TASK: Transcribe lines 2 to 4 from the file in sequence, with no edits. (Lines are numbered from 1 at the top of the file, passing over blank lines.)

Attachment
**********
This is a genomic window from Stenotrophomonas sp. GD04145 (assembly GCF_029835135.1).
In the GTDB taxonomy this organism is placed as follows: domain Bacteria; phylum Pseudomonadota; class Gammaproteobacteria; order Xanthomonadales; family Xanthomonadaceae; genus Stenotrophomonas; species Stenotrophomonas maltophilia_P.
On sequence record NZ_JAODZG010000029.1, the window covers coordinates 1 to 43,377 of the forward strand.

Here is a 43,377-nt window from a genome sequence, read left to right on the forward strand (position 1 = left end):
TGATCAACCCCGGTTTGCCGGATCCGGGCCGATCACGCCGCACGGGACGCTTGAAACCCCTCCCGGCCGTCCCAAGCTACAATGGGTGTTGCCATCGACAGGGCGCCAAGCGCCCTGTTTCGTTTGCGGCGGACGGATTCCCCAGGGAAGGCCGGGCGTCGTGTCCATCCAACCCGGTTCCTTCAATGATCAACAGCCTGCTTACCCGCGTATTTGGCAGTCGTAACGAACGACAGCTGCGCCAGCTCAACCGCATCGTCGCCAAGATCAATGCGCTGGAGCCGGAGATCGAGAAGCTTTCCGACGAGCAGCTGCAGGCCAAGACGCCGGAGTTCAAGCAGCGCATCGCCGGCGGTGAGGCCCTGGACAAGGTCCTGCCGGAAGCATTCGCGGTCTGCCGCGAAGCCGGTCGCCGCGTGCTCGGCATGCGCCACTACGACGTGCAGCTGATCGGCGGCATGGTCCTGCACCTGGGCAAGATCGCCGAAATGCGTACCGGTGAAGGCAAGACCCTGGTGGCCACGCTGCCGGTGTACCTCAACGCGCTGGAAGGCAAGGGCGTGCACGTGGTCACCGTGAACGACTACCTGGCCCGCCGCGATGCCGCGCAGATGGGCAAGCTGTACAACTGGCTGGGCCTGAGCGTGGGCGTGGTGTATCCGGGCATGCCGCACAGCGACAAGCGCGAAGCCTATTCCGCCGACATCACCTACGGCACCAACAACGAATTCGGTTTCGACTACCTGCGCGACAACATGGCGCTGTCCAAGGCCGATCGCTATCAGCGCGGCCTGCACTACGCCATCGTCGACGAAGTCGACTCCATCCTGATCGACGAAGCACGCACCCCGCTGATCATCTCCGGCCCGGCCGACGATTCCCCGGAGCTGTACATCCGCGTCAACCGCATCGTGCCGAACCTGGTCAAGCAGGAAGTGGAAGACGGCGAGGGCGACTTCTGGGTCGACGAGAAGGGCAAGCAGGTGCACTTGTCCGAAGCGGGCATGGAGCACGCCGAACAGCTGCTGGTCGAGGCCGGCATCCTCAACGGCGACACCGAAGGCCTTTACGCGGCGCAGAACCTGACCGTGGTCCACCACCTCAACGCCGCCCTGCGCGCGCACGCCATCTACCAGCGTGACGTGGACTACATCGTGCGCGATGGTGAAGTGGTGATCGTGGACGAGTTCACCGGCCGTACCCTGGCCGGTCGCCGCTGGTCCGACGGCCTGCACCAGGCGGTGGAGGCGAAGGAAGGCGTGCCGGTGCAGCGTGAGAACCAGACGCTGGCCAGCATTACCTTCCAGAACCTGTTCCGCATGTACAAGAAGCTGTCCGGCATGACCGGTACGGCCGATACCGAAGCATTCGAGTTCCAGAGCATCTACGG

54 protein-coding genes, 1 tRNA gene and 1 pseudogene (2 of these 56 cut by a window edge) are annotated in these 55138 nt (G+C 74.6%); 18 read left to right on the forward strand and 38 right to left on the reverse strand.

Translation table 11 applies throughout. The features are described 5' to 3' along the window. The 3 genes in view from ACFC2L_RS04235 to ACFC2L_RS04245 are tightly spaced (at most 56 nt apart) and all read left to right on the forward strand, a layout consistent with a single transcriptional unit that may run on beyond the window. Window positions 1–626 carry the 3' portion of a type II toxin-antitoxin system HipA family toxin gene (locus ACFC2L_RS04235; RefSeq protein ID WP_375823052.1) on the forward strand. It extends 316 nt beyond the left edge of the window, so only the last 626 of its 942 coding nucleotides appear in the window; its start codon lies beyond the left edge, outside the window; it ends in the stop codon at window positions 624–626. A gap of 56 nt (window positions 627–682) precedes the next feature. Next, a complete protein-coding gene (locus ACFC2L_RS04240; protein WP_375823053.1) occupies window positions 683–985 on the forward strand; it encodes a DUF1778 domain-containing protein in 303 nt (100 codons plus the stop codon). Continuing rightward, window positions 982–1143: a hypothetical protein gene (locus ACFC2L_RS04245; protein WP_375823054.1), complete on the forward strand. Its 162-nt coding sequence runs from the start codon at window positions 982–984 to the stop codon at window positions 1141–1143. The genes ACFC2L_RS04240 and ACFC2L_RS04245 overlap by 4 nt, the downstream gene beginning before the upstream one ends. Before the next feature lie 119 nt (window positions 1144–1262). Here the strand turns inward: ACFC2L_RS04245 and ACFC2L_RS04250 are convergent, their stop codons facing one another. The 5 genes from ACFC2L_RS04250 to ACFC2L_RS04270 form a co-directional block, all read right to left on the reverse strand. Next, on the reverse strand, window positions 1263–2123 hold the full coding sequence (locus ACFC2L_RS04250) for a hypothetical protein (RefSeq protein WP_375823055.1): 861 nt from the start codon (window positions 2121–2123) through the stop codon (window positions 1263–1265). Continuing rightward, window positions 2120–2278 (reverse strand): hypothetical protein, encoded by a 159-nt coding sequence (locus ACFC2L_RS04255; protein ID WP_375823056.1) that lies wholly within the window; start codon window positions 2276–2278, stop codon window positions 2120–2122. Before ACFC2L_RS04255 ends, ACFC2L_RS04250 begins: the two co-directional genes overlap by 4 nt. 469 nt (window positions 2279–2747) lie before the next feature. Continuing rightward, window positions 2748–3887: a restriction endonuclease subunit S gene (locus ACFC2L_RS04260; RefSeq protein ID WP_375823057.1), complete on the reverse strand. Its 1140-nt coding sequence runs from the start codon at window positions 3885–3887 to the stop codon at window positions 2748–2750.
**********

In the GTDB taxonomy this organism is placed as follows: domain Bacteria; phylum Pseudomonadota; class Gammaproteobacteria; order Xanthomonadales; family Xanthomonadaceae; genus Stenotrophomonas; species Stenotrophomonas maltophilia_P.
On sequence record NZ_JAODZG010000029.1, the window covers coordinates 1 to 43,377 of the forward strand.

Here is a 43,377-nt window from a genome sequence, read left to right on the forward strand (position 1 = left end):